A self-important, hypocritical welfare worker, Miss Mayberry (Mary Wickes), is looking for an excuse to pry Lou away from his kids, and Bud's dire situation with the gangsters may be the leverage she needs to send the kids packing. Desperate, Lou tips off District Attorney Proctor (Robert Shayne) about the gangster's activities, but when Mushie (Richard Reeves), one of Big Frank's enforcers, murders Proctor, Lou becomes the cops' prime suspect.
Just about every aspect of Devery Freeman's screenplay is thoroughly wrong-headed. As far as Abbot and Costello are concerned, theirs is almost a role-reversal from their usual characters. Lou here plays a character he's never played before: the responsible father, with Bud this time the perennial loser causing all sorts of trouble for Lou, who must find a way to bail both of them out of a jam. They're not really a team in this outing; Bud is really playing a supporting part, as he'd done twice before, in Little Giant and The Time of Their Lives (both 1946), when the team had previously quarreled. For maybe the only time in their film career, in the end titles, Lou's name, rather than Bud's, is billed first.
In one scene, the gangsters have Bud tied up, threatening to beat Lou up unless Bud spills the beans about the location of some hidden money. Bud casually refuses, and Lou is beaten to a pulp. In their earlier comedies scenes similar to this were often hilarious, but in this context Bud comes off like a self-serving jerk with no appreciation of Lou's generosity. When the police find Proctor's lifeless body, the first words out of Bud's mouth are, "Lou! You shouldn't have done it!" Some pal, that Bud.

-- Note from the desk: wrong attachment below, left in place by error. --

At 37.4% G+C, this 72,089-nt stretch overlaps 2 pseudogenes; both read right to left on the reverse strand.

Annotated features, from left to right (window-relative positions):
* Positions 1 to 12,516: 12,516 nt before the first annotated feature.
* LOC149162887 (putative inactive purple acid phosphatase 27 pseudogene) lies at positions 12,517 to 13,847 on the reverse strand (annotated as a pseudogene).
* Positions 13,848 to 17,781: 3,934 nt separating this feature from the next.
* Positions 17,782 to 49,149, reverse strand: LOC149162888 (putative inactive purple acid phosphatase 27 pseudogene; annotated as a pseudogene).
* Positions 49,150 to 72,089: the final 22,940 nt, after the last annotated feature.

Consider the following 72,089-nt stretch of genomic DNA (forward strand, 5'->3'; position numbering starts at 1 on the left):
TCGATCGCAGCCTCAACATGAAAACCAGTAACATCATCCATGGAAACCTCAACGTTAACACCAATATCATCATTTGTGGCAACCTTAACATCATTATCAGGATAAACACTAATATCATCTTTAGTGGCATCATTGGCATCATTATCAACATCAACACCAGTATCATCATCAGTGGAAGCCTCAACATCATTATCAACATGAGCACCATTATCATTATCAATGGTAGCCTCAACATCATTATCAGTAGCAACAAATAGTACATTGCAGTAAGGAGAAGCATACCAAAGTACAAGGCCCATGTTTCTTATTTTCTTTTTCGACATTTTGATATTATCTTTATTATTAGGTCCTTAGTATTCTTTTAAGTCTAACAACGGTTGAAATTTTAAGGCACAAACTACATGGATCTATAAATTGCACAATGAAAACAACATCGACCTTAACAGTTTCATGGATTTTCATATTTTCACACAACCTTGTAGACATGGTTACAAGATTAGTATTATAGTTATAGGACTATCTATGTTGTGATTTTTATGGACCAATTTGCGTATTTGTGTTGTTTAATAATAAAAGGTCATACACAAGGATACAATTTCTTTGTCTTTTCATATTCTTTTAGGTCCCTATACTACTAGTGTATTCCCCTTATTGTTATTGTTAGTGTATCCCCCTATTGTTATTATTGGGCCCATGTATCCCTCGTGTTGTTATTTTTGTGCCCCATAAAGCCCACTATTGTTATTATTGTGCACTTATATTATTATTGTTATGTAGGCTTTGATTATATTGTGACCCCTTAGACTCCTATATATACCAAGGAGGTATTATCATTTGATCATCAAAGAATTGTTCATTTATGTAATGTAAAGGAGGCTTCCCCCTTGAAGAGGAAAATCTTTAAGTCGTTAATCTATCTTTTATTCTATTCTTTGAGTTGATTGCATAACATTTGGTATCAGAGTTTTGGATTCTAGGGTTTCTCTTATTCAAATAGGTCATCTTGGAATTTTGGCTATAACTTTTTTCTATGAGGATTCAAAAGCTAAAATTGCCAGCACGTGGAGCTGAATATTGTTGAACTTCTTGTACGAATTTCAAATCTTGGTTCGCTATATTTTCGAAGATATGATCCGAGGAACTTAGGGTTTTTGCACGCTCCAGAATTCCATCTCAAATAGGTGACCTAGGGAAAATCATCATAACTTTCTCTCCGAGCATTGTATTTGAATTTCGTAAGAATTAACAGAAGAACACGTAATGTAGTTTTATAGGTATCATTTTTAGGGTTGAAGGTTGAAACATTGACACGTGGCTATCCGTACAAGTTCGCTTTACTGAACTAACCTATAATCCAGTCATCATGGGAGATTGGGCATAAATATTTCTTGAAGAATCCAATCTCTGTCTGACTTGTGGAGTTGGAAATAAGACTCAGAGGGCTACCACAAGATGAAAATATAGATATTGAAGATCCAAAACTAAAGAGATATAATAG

Another problem with the film is its movie-stereotypical characterizations of Miss Mayberry and the two kids. She's outrageously mean-spirited and unreasonable, showing no real concern for the kids' best interests. The children are sickly sweet; they call Lou "Popsy" and never once talk or behave like real children. With Bud in debt to Big Frank to the tune of $10,000, Duffer says, "I could give Uncle Bud my piggy bank." That remark might have been acceptable coming from a four-year-old, but child actor Hamer was nearly ten years old, making him sound dumber than Lou. Similarly, when another orphan, Bootsie (Sherry Alberoni), witnesses the murder and is questioned by the police, her credibility is destroyed when she excitedly talks of riding flying saucers to Mars. Again, the child actress was nearly ten years old, not three. She sounds insane.